The Joseph Smith story can seem pretty wierd to outsiders. I met a stake president in europe who told me when he first heard the story he figured it was probably true becuase if we were going to make a story up we could come up with a lot better one.

  • A voice of Reason Salt Lake City, UT
    Sept. 4, 2011 3:52 p.m.

    Michael De Groote,

    The 'value' and 'what do you get out of your religion' quote is something I certainly agree with. I obviously don't know the whole interview experience myself, which is why I was trying to avoid sounding critical of Bushman or the interviewer. I do feel that the 'why is it valuable' is a worth while question, it's just that one of my biggest worries about public discourse is the idea of justifying hostility for a different belief, simply because it's different- without even fully understanding the stance one is fighting. Because of this, I made my "what do you believe" comment.

    BUT, with that in mind... I loved the quote about Parley P. Pratt. I like the mentality. Some of my recent comments on this article and others have been heavily focused on the need to listen to each other. I'm not saying I'm perfect here, just that it's the right thing to do.

    The idea of exploiting the differences in LDS doctrine resonates with the idea of welcoming diversity, welcoming civil discourse, and ultimately the freedom to share one's views.

    Thanks for the quotes! In my opinion, very relevant to the article and thought provoking.

  • marxist Salt Lake City, UT
    Sept. 4, 2011 3:11 p.m.

    In the presidential contest a major issue is the degree to which an LDS president would have to take direction for the president of the LDS Church. Sooner or later Romney and Huntsman are going to have to answer that question. What is the correct response to that question? What is the official LDS Church view of that question? There are a number of different views.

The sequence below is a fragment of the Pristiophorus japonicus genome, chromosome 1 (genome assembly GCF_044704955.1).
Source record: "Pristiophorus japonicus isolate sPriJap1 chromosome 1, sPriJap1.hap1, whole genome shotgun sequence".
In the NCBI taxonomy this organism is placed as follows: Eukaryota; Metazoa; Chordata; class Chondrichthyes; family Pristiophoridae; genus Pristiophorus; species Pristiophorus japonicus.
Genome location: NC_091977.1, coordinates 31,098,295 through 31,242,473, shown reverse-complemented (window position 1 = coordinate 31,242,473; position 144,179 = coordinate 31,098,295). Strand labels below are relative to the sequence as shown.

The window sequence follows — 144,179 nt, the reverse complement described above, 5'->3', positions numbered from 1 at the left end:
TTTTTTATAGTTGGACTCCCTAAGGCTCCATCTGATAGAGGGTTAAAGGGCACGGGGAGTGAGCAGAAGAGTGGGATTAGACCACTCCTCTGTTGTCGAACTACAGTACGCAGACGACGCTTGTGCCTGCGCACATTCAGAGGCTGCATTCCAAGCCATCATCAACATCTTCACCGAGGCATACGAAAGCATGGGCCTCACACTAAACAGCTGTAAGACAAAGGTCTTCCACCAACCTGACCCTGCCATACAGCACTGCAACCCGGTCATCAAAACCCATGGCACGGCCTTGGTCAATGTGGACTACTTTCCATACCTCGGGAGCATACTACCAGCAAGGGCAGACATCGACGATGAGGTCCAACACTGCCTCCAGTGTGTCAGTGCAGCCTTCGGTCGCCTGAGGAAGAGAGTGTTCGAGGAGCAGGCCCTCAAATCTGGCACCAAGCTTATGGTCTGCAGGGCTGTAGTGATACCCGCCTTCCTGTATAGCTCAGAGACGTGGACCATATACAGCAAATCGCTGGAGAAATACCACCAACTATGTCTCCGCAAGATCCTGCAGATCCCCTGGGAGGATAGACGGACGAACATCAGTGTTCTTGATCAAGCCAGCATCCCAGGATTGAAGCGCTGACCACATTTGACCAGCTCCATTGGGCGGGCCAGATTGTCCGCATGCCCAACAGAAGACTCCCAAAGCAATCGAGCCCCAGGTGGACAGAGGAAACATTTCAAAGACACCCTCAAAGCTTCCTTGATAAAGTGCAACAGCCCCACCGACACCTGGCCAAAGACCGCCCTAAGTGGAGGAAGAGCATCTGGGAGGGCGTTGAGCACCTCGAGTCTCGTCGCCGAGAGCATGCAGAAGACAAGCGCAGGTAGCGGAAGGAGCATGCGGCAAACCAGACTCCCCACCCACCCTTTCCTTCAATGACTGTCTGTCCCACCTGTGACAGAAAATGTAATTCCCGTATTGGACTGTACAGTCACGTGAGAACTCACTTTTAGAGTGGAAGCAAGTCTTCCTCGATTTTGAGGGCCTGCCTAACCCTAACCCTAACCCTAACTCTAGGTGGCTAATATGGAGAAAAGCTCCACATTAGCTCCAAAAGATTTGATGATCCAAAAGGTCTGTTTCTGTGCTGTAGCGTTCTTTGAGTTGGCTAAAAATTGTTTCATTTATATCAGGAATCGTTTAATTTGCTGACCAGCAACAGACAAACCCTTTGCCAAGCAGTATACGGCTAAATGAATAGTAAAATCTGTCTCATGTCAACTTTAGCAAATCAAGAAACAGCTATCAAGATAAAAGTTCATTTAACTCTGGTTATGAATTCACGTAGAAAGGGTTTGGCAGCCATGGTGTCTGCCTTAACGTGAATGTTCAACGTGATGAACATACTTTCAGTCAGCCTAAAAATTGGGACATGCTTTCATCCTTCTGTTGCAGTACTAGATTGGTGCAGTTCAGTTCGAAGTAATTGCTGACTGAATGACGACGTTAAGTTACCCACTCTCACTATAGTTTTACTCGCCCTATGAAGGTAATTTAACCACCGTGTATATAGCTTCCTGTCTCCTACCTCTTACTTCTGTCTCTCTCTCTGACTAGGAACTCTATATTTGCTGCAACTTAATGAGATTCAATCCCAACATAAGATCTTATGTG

• Michael De Groote
    Sept. 4, 2011 2:00 p.m.

    Here is a quote from Richard Bushman that didn't make it into the article. I asked him what question he wished reporters would ask him:
    "I think what reporters need to ask, but don't, is, 'Why is Mormonism valuable to you? What do you get out of your religion that is really important?' Mormons should have that question asked them more. They should answer it all the time because we have such prefabricated (language for our) testimonies that they begin to be drained of authenticity after we've said them a thousand times. It's a good question to be asked and to think about. I'd like to have reporters ask me that," Bushman said.

    Here is a quote from Terryl Givens also not in the article:
    "We've come a long way from Parley P. Pratt, the LDS Church's first really prolific proselytizer and defender. When he was queried about the church's position on orthodoxies, not only did he not shy away from them, he exploited them. He exploited the opportunity to emphasize Mormonism's radical break with a Christian tradition." (Givens has a great new biography of Pratt coming out in Oct.)

  • skeptic Phoenix, AZ
    Sept. 4, 2011 1:58 p.m.

    The controversy and conflict with the public perception of Mormons doesn't seem to be with Mormon believes, everyone is entitiled to their believes, it is with the Mormon fatuous claim to know. Mormons seldom say what they believe, it is what they think they know; and they almost always bear their testimony that they do know, therefore they are right and all other believes are wrong. Mormons seldom prove what they say they know, it is a magic spirit that witnesses to them that no one else knows. It seems to be an arrogant and false witness to others who have to listen to it.

  • utahprincipal801 Sandy, UT
    Sept. 4, 2011 10:46 a.m.